People ask me how I could go from Left to Right so quickly, and I've written about the main factors. But, now that I contemplate evil, I realize I left out the pivotal reason.

It's because I saw evil up close and personal starting from a young age. And when you're exposed to danger when you're little, and you don't push it away or blame yourself, something essential in you is altered; you're able to see what many others conceal.

I saw this darkness first in the devilish laughter of my brother when he realized we were alone in the house and he could terrorize me.

And I saw it again in my middle school, where the liberal experiment of forced busing unleashed a torrent of hate and mayhem. When roars of "f---cking white bitch," and assaults and fondling were as commonplace as English class.

And after I moved to squalid New York City in the late 70's, and lived through the reign of Mayor Dinkins, I saw it in the uncontrolled assaults on the citizen's bodies and souls.

I saw it on the streets of Berkeley when, on a perfect, blue sky day, a man smiled that same devilish grin before he mugged me, breaking my nose and blackening my eyes.

And when a friend glossed over my mugging because the assailant was black ("He's a victim too,"), I saw evil there.

I've seen it professionally in the face of the man who molested all five of his children; and in the visage of his wife, who chose to stay with him and was pregnant once again.

And now that I'm writing for American Thinker, I see it in some of the trolls, although not all of them. Some are just jerky people who write drivel like, "I just wasted five minutes of my life," and "You're a fake."

No, I'm talking about the people who post comments aimed not at disagreeing or offering an alternative viewpoint. They're designed to destroy my humanity.

They can't defend Obama, so they go after me. They call me paranoid or narcissist. They accuse me of throwing my dead parents under the bus. Or of betraying my Jewish ancestors by embracing other religions, like Christianity.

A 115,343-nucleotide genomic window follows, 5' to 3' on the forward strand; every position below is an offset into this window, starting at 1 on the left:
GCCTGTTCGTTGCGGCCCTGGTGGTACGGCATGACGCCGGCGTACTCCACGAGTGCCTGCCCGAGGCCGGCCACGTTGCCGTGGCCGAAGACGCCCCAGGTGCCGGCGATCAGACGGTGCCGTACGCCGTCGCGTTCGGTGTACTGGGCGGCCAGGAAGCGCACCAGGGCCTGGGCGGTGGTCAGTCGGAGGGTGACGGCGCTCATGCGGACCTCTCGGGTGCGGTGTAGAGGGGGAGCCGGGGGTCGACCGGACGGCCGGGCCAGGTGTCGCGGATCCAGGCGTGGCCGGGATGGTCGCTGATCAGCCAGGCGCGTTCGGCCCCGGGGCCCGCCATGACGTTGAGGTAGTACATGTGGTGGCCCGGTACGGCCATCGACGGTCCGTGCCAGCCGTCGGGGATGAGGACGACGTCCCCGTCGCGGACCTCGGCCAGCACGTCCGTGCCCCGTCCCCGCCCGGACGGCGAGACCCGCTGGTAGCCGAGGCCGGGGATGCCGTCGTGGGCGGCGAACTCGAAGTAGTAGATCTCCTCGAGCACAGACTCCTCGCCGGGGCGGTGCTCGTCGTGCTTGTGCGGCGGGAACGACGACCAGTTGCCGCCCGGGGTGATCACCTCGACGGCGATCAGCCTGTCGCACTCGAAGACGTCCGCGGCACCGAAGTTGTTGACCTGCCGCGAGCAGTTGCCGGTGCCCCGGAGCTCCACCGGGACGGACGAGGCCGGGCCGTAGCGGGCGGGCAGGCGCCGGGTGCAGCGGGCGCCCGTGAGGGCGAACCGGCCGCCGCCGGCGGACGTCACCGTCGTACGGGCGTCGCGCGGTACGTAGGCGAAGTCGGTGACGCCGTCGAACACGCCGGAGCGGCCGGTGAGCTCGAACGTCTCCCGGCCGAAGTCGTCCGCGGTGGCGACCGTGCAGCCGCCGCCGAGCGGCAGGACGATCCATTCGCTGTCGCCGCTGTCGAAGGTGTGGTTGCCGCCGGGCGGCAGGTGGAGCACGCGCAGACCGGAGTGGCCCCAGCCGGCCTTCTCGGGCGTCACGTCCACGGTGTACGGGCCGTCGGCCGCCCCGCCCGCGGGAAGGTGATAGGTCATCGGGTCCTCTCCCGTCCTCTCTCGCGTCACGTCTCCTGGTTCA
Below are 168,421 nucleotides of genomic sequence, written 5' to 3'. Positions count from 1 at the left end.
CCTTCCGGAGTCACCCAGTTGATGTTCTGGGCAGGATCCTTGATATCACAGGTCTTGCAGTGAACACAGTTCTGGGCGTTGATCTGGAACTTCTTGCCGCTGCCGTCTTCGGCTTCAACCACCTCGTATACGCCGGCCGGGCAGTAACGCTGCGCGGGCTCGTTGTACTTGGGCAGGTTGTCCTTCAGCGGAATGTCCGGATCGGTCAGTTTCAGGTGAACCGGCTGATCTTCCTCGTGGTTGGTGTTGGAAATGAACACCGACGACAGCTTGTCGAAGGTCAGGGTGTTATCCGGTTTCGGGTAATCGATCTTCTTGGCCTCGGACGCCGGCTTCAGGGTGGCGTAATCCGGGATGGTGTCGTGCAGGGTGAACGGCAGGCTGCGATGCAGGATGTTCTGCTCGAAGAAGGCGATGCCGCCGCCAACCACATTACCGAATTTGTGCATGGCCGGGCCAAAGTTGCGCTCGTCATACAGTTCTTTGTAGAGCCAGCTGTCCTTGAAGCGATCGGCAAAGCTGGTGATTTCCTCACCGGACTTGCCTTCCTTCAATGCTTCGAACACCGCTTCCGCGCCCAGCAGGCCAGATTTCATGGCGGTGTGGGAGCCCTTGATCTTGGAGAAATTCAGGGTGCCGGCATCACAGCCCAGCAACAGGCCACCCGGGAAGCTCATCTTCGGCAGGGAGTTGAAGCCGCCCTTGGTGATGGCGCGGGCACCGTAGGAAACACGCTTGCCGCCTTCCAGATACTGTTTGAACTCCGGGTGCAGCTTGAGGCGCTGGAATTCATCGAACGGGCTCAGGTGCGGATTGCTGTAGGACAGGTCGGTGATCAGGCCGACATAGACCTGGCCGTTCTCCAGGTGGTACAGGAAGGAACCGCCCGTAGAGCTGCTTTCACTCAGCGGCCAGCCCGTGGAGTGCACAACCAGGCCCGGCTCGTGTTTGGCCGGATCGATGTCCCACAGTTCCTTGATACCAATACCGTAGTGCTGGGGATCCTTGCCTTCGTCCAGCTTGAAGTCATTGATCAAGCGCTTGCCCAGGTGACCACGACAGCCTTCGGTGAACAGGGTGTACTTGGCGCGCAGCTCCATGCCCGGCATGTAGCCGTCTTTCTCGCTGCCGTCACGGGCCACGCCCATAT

Or this bile: the person who wrote that she/he's glad I'm writing because it's therapeutic, since obviously I'm psychologically disturbed and could be a danger to society.

Fortunately I'm a therapist so I know who these people are. I can diagnose them a mile away. I've worked with them before, although each time, they chill me to the bone.

Having some hate spewed in my direction, I think of Sarah Palin and the wilding she endured.

And I think she resigned because, when her church was torched, her body ogled and threatened, and her children debased, she looked into the face of evil.

She saw something so dark and blood curdling that she did what any God fearing, God loving person would do: she put up her hands, yelled "Stop," and got out of there as fast as she could.

Because evil is the most dangerous of the toxins. It can harden, and infect, and change a person before he or she knows it. Evil desecrates the places inside that are holy and sacred.

More and more, each day, I smell the stench of wickedness. It's omnipresent in our government, and it's spreading like wildfire throughout the land, threatening everyone in its path.

M. Scott Peck so eloquently captures the consequences of evil in high places: "The evil create for those under their dominion a miniature sick society."

We have a man who has been privileged with the greatest honor, the Presidency, and what does he do? Does he demonstrate an ounce of gratitude or humility?